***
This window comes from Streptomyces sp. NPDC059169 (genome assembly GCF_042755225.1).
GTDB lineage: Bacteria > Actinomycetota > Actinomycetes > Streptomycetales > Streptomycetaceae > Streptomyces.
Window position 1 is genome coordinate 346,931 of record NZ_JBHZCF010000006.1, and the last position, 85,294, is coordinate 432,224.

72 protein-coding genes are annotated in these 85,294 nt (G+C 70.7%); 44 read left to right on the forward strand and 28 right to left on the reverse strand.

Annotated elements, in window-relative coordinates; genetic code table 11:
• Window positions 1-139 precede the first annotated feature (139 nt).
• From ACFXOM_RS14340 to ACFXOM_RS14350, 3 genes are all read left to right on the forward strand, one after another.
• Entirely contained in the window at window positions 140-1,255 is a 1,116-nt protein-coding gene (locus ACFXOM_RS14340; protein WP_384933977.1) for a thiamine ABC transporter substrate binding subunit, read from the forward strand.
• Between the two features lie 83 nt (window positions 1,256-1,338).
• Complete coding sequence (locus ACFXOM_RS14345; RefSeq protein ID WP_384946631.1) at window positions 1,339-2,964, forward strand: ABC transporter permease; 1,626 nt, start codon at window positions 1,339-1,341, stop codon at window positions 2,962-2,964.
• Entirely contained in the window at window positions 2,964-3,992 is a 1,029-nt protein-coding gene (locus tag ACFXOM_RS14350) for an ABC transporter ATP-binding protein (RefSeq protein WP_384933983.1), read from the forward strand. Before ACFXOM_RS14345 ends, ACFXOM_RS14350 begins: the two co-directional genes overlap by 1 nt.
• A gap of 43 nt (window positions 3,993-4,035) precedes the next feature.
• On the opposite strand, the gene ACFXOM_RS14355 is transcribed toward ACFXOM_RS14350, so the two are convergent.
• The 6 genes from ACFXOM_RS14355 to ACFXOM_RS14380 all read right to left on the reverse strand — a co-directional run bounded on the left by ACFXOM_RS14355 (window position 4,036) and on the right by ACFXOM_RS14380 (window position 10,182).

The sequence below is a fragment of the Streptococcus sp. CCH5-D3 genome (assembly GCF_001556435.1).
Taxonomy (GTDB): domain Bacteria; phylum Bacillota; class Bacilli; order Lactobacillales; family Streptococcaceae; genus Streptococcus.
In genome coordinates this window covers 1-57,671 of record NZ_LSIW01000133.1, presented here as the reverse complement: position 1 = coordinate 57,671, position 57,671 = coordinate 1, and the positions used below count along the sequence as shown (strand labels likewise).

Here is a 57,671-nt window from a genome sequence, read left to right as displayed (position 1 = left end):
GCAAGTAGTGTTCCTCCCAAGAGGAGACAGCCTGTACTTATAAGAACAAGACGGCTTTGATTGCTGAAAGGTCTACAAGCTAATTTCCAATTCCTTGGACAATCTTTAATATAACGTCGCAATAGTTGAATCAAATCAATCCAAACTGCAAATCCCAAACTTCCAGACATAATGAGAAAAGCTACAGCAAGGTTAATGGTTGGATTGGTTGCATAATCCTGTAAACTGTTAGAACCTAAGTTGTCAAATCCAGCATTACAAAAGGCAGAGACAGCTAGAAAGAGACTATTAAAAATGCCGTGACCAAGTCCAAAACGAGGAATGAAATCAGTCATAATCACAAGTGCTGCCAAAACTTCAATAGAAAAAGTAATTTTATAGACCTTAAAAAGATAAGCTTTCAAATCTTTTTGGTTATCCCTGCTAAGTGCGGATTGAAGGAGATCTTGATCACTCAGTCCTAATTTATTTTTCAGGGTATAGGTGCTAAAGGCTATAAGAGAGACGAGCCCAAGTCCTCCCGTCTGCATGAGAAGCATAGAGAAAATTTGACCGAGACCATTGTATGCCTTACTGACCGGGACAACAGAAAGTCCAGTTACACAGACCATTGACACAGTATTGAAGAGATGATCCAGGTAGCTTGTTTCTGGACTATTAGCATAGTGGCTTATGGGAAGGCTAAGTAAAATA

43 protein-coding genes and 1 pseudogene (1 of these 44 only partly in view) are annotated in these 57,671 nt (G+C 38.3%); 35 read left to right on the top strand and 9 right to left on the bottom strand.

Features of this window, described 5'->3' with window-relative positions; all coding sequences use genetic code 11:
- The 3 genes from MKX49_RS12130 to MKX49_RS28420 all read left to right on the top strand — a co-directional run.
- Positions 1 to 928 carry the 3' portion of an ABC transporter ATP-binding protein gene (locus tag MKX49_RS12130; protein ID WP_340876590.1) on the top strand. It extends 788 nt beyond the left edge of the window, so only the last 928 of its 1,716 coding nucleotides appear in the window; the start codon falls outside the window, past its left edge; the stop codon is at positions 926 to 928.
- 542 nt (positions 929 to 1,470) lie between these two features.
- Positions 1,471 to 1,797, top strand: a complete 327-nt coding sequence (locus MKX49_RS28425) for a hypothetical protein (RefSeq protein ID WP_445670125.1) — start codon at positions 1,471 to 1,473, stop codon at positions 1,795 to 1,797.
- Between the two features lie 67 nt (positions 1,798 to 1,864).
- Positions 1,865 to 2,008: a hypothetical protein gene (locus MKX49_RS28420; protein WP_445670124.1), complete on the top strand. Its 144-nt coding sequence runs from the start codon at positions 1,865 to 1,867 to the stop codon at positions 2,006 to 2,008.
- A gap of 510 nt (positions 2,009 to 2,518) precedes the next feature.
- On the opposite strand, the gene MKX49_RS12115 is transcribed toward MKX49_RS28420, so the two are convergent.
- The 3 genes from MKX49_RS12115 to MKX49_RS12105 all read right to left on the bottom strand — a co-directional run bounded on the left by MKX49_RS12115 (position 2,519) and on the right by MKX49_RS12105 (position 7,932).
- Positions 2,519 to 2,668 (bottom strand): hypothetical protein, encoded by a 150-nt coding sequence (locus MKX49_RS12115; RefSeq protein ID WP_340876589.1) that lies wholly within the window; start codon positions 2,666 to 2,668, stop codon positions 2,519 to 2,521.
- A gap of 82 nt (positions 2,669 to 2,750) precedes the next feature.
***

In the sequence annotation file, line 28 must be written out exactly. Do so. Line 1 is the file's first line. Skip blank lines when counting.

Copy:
- A gap of 510 nt (positions 2,009 to 2,518) precedes the next feature.